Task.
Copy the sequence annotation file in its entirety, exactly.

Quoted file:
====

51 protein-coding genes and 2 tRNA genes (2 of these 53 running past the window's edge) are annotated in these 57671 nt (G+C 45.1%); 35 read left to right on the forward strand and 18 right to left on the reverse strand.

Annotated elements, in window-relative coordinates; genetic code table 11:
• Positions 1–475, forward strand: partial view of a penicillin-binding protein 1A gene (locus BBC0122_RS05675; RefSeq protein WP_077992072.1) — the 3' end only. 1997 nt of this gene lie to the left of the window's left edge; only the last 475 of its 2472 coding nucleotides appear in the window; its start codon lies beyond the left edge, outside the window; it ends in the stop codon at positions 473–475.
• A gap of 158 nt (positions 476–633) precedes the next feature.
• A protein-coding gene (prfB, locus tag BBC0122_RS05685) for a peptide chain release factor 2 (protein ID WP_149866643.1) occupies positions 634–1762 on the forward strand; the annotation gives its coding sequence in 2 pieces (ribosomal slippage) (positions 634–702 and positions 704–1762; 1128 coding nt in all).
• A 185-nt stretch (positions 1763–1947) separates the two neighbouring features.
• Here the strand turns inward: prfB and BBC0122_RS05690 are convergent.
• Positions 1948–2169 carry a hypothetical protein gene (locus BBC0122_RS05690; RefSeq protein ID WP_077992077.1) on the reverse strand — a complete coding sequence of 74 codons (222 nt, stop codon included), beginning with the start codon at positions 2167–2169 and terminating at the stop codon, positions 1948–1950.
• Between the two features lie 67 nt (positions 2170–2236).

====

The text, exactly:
51 protein-coding genes and 2 tRNA genes (2 of these 53 running past the window's edge) are annotated in these 57671 nt (G+C 45.1%); 35 read left to right on the forward strand and 18 right to left on the reverse strand.

Annotated elements, in window-relative coordinates; genetic code table 11:
• Positions 1–475, forward strand: partial view of a penicillin-binding protein 1A gene (locus BBC0122_RS05675; RefSeq protein WP_077992072.1) — the 3' end only. 1997 nt of this gene lie to the left of the window's left edge; only the last 475 of its 2472 coding nucleotides appear in the window; its start codon lies beyond the left edge, outside the window; it ends in the stop codon at positions 473–475.
• A gap of 158 nt (positions 476–633) precedes the next feature.
• A protein-coding gene (prfB, locus tag BBC0122_RS05685) for a peptide chain release factor 2 (protein ID WP_149866643.1) occupies positions 634–1762 on the forward strand; the annotation gives its coding sequence in 2 pieces (ribosomal slippage) (positions 634–702 and positions 704–1762; 1128 coding nt in all).
• A 185-nt stretch (positions 1763–1947) separates the two neighbouring features.
• Here the strand turns inward: prfB and BBC0122_RS05690 are convergent.
• Positions 1948–2169 carry a hypothetical protein gene (locus BBC0122_RS05690; RefSeq protein ID WP_077992077.1) on the reverse strand — a complete coding sequence of 74 codons (222 nt, stop codon included), beginning with the start codon at positions 2167–2169 and terminating at the stop codon, positions 1948–1950.
• Between the two features lie 67 nt (positions 2170–2236).